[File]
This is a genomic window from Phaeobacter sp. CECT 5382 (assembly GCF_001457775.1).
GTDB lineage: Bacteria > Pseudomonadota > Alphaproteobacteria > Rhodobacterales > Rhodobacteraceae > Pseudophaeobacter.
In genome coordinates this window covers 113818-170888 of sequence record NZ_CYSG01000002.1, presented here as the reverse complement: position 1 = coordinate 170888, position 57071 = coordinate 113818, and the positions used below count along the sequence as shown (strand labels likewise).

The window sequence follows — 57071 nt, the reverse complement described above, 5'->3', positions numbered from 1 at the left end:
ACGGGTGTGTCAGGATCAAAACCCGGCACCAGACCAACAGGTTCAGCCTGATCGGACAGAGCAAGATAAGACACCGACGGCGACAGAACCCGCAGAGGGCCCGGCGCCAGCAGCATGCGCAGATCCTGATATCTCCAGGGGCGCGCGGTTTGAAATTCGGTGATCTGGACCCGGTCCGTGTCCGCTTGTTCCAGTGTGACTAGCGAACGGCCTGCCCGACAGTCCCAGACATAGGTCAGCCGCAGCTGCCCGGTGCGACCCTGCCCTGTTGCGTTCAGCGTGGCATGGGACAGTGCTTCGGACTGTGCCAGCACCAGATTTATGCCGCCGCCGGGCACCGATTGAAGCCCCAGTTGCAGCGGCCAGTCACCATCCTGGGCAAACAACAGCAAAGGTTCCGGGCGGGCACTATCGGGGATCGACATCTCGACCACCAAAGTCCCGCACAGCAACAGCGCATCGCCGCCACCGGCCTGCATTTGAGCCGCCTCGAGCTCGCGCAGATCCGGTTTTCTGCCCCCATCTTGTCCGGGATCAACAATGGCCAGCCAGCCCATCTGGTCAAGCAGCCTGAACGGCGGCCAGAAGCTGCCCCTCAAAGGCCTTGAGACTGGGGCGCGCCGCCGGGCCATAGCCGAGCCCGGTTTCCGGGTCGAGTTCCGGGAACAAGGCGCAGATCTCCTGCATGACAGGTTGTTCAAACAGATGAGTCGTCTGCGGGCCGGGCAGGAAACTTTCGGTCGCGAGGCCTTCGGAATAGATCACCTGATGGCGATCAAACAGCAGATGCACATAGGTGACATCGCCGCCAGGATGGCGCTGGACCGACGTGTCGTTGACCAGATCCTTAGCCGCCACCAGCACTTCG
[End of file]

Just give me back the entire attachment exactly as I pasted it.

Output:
This is a genomic window from Phaeobacter sp. CECT 5382 (assembly GCF_001457775.1).
GTDB lineage: Bacteria > Pseudomonadota > Alphaproteobacteria > Rhodobacterales > Rhodobacteraceae > Pseudophaeobacter.
In genome coordinates this window covers 113818-170888 of sequence record NZ_CYSG01000002.1, presented here as the reverse complement: position 1 = coordinate 170888, position 57071 = coordinate 113818, and the positions used below count along the sequence as shown (strand labels likewise).

The window sequence follows — 57071 nt, the reverse complement described above, 5'->3', positions numbered from 1 at the left end:
ACGGGTGTGTCAGGATCAAAACCCGGCACCAGACCAACAGGTTCAGCCTGATCGGACAGAGCAAGATAAGACACCGACGGCGACAGAACCCGCAGAGGGCCCGGCGCCAGCAGCATGCGCAGATCCTGATATCTCCAGGGGCGCGCGGTTTGAAATTCGGTGATCTGGACCCGGTCCGTGTCCGCTTGTTCCAGTGTGACTAGCGAACGGCCTGCCCGACAGTCCCAGACATAGGTCAGCCGCAGCTGCCCGGTGCGACCCTGCCCTGTTGCGTTCAGCGTGGCATGGGACAGTGCTTCGGACTGTGCCAGCACCAGATTTATGCCGCCGCCGGGCACCGATTGAAGCCCCAGTTGCAGCGGCCAGTCACCATCCTGGGCAAACAACAGCAAAGGTTCCGGGCGGGCACTATCGGGGATCGACATCTCGACCACCAAAGTCCCGCACAGCAACAGCGCATCGCCGCCACCGGCCTGCATTTGAGCCGCCTCGAGCTCGCGCAGATCCGGTTTTCTGCCCCCATCTTGTCCGGGATCAACAATGGCCAGCCAGCCCATCTGGTCAAGCAGCCTGAACGGCGGCCAGAAGCTGCCCCTCAAAGGCCTTGAGACTGGGGCGCGCCGCCGGGCCATAGCCGAGCCCGGTTTCCGGGTCGAGTTCCGGGAACAAGGCGCAGATCTCCTGCATGACAGGTTGTTCAAACAGATGAGTCGTCTGCGGGCCGGGCAGGAAACTTTCGGTCGCGAGGCCTTCGGAATAGATCACCTGATGGCGATCAAACAGCAGATGCACATAGGTGACATCGCCGCCAGGATGGCGCTGGACCGACGTGTCGTTGACCAGATCCTTAGCCGCCACCAGCACTTCG